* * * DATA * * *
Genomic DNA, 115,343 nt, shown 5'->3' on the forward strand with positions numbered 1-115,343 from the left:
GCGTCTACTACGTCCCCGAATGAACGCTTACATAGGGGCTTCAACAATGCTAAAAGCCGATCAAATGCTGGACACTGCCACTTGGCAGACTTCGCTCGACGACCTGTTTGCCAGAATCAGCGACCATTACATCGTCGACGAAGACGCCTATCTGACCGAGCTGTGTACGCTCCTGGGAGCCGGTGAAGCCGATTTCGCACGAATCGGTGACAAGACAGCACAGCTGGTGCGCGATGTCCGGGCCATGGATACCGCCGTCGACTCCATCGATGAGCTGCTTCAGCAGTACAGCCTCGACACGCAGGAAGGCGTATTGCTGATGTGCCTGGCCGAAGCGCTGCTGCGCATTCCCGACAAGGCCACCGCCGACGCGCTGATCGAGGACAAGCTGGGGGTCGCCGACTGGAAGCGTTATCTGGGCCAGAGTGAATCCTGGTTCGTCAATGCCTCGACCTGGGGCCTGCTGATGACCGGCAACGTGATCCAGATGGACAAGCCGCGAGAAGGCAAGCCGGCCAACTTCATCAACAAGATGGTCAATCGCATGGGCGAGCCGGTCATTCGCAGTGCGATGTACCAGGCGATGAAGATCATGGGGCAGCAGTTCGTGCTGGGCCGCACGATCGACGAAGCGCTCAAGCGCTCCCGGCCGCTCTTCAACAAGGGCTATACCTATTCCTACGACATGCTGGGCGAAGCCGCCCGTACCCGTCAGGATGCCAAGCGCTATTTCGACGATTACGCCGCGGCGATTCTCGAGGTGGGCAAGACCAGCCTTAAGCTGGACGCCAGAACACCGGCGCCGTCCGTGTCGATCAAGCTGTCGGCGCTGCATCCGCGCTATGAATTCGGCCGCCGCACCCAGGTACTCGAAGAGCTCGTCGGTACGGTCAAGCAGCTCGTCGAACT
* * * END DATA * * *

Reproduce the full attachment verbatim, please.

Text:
Genomic DNA, 115,343 nt, shown 5'->3' on the forward strand with positions numbered 1-115,343 from the left:
GCGTCTACTACGTCCCCGAATGAACGCTTACATAGGGGCTTCAACAATGCTAAAAGCCGATCAAATGCTGGACACTGCCACTTGGCAGACTTCGCTCGACGACCTGTTTGCCAGAATCAGCGACCATTACATCGTCGACGAAGACGCCTATCTGACCGAGCTGTGTACGCTCCTGGGAGCCGGTGAAGCCGATTTCGCACGAATCGGTGACAAGACAGCACAGCTGGTGCGCGATGTCCGGGCCATGGATACCGCCGTCGACTCCATCGATGAGCTGCTTCAGCAGTACAGCCTCGACACGCAGGAAGGCGTATTGCTGATGTGCCTGGCCGAAGCGCTGCTGCGCATTCCCGACAAGGCCACCGCCGACGCGCTGATCGAGGACAAGCTGGGGGTCGCCGACTGGAAGCGTTATCTGGGCCAGAGTGAATCCTGGTTCGTCAATGCCTCGACCTGGGGCCTGCTGATGACCGGCAACGTGATCCAGATGGACAAGCCGCGAGAAGGCAAGCCGGCCAACTTCATCAACAAGATGGTCAATCGCATGGGCGAGCCGGTCATTCGCAGTGCGATGTACCAGGCGATGAAGATCATGGGGCAGCAGTTCGTGCTGGGCCGCACGATCGACGAAGCGCTCAAGCGCTCCCGGCCGCTCTTCAACAAGGGCTATACCTATTCCTACGACATGCTGGGCGAAGCCGCCCGTACCCGTCAGGATGCCAAGCGCTATTTCGACGATTACGCCGCGGCGATTCTCGAGGTGGGCAAGACCAGCCTTAAGCTGGACGCCAGAACACCGGCGCCGTCCGTGTCGATCAAGCTGTCGGCGCTGCATCCGCGCTATGAATTCGGCCGCCGCACCCAGGTACTCGAAGAGCTCGTCGGTACGGTCAAGCAGCTCGTCGAACT